Xs and groans
Carlisle's systematic approach on offense isn't always popular with players, but it has been a winning formula for Pacers
By Mark Montieth
For the record: Rick Carlisle, in his sixth season of coaching in the NBA, is 272-185 (.595), including 172-121 in three-plus seasons with the Pacers. - ROB GOEBEL / The Star
It has become a ritual, almost a rite of passage for exiting Indiana Pacers.
They gather their belongings. They say goodbye. They take a shot at coach Rick Carlisle.
Ron Artest called his offense "boring," citing it as a reason he asked to be traded.
Anthony Johnson called for "a culture change" at the end of last season, before becoming a victim of one, and he and Austin Croshere indirectly criticized Carlisle for showing favoritism toward star players by emphasizing how their new coach in Dallas, Avery Johnson, holds everyone equally accountable.
Al Harrington lamented the tempo of his offense.
Stephen Jackson says he "didn't see eye-to-eye" with his controlled approach.
Sarunas Jasikevicius said Carlisle played him out of position.
That accounts for seven of the past eight players traded by the Pacers. The lone exception, Josh Powell, wasn't asked for a critique.
Oh, and don't forget Fred Jones, who expressed joy over going to a team that offered more offensive freedom when he signed with Toronto last summer.
Traded players often complain about their former employer, but the refrain of grumbling directed at Carlisle has put one of the most successful coaches in franchise history in a defensive posture in the minds of many who follow the Pacers.
Not his mind, though. Nor, apparently, the minds of his bosses.
Most NBA franchises take the quickest and easiest option when frustrations mount and fire the coach. Pacers CEO Donnie Walsh and president Larry Bird, however, gave Carlisle an offseason contract extension and began tossing sticks of dynamite at the roster.
Just five players who started the 2005-06 season -- Jeff Foster, Danny Granger, David Harrison, Jermaine O'Neal and Jamaal Tinsley -- remain, and more trades could come before the Feb. 22 deadline. It's been a startling turn of events for a franchise noted for its stability, but Carlisle works in the eye of the storm.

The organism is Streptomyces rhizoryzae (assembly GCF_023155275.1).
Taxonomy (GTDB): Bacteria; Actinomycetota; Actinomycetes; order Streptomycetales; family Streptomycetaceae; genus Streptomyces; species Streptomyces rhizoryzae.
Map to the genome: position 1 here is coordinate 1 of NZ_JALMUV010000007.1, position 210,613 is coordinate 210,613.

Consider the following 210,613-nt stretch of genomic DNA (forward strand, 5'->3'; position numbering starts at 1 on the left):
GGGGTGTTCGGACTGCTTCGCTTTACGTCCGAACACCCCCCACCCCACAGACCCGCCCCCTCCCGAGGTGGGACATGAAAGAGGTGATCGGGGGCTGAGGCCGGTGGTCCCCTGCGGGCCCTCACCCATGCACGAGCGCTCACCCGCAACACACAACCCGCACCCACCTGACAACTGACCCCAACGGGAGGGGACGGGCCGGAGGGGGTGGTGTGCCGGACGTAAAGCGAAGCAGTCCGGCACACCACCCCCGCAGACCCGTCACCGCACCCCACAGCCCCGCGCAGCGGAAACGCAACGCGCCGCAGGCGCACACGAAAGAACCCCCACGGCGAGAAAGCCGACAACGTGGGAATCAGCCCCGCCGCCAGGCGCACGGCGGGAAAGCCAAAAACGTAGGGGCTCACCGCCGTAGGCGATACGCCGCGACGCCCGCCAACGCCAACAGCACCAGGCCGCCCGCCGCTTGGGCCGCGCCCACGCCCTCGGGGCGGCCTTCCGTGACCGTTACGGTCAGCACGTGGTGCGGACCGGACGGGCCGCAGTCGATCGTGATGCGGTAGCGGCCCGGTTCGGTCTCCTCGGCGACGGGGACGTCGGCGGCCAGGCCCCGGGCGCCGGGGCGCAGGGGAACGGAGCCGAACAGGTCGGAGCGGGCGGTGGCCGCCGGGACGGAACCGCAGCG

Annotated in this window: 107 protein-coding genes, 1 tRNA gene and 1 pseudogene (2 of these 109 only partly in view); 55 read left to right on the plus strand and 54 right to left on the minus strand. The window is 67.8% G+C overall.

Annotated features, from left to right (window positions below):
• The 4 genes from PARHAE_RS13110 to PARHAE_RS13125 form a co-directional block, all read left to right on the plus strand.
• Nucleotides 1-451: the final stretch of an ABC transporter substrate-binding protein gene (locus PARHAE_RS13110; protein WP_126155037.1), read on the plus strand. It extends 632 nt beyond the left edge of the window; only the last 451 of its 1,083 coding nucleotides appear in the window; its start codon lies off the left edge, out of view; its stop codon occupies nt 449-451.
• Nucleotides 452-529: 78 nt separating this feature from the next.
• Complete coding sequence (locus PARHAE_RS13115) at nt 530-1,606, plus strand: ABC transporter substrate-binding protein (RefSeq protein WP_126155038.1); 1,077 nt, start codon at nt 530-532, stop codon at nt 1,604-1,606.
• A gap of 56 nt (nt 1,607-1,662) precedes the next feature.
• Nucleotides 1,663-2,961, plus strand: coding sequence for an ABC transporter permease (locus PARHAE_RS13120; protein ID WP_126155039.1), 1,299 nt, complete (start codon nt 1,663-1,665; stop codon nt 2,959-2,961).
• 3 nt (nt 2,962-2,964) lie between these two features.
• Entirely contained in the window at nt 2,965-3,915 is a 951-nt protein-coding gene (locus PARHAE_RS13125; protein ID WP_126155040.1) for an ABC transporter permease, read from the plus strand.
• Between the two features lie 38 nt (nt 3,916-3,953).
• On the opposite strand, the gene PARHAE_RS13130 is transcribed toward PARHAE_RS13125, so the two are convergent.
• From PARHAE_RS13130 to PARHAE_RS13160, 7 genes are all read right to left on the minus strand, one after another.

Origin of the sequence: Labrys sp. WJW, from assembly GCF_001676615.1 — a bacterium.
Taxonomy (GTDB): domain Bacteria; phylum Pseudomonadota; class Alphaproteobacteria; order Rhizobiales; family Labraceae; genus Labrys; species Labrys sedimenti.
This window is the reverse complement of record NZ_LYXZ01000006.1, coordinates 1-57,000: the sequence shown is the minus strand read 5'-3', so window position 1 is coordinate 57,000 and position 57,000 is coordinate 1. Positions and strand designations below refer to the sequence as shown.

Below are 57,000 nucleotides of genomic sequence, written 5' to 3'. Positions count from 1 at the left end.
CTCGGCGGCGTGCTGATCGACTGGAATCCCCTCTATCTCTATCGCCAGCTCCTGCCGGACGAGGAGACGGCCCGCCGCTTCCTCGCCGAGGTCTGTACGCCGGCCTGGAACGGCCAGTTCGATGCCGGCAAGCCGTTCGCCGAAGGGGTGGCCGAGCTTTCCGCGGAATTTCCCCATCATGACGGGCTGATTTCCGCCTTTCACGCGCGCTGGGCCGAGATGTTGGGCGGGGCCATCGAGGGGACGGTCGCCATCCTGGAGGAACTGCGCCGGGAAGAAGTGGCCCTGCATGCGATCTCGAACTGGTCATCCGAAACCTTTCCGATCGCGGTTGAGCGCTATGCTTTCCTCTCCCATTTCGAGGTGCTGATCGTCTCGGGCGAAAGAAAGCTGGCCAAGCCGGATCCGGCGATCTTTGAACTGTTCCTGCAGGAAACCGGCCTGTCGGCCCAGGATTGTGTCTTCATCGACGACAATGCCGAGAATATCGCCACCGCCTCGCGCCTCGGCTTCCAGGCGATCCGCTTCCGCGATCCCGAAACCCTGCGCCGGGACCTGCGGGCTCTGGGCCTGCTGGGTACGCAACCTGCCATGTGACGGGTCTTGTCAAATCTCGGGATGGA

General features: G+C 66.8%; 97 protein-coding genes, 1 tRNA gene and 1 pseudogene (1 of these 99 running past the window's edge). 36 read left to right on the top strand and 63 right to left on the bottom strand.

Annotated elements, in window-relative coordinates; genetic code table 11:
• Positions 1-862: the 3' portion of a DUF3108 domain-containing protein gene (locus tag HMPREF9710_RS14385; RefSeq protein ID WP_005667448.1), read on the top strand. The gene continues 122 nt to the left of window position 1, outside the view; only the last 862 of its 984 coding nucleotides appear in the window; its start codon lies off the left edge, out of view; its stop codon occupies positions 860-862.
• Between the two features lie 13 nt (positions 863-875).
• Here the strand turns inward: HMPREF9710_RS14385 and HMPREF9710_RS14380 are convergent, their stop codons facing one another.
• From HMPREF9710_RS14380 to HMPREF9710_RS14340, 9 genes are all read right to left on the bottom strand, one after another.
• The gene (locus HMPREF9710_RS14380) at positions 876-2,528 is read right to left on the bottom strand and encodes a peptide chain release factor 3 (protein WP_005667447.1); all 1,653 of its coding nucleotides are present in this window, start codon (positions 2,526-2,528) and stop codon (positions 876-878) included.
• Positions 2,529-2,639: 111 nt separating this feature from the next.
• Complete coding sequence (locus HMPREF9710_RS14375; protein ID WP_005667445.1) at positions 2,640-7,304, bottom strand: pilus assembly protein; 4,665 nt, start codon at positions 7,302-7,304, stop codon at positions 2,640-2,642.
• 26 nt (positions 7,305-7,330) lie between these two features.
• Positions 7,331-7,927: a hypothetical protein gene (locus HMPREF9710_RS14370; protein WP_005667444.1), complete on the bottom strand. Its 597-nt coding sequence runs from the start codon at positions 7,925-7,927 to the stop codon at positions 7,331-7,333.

He's midway through his fourth season as coach. If he returns next season he'll have the longest coaching tenure in franchise history since Bob "Slick" Leonard was fired in 1980 after nearly 12 full seasons.
Although his style has annoyed some players, Carlisle has accumulated an envious resume as coach in Detroit and Indiana. He hasn't had a losing record, and likely won't this season, either. He led the Pacers to a franchise-record 61 victories in 2003-04 and coached in the All-Star Game.
He was named Coach of the Year with the Pistons in 2002 (though starters there griped about his offense, too, and he was fired a year later after being swept in the conference finals). He is the only coach in league history to finish among the top five vote-getters for the award in each of his first four seasons.
"It's been pretty clear to me that Donnie, Larry, (owners Mel and Herb Simon) and I have a similar vision in how we see this franchise and the kind of basketball we want to play," Carlisle said. "That's one of the reasons this is a great job. You're with people who work toward finding a way to make it work rather than looking for reasons to make negative changes."
Negative changes are in the eye of the beholder, of course, but the eight-player trade with Golden State on Jan. 17 gave the Pacers a refreshed outlook, a calmer personality and renewed hope.
It also took pressure off Carlisle, ridding him of four frustrated players and bringing in four -- Troy Murphy, Mike Dunleavy, Ike Diogu and Keith McLeod -- who were equally eager for a fresh start and claim to prefer a system such as his.
Questions related to offensive tempo, play-calling and team discipline rub a raw nerve for Carlisle, who has grown tired of defending himself every time a departed player speaks out.
He chooses his words carefully, however, offering responses that won't insult anyone.
"Trades are difficult," he said. "They can be emotional, especially for players. Things are said and I think it's important as a coach not to overreact."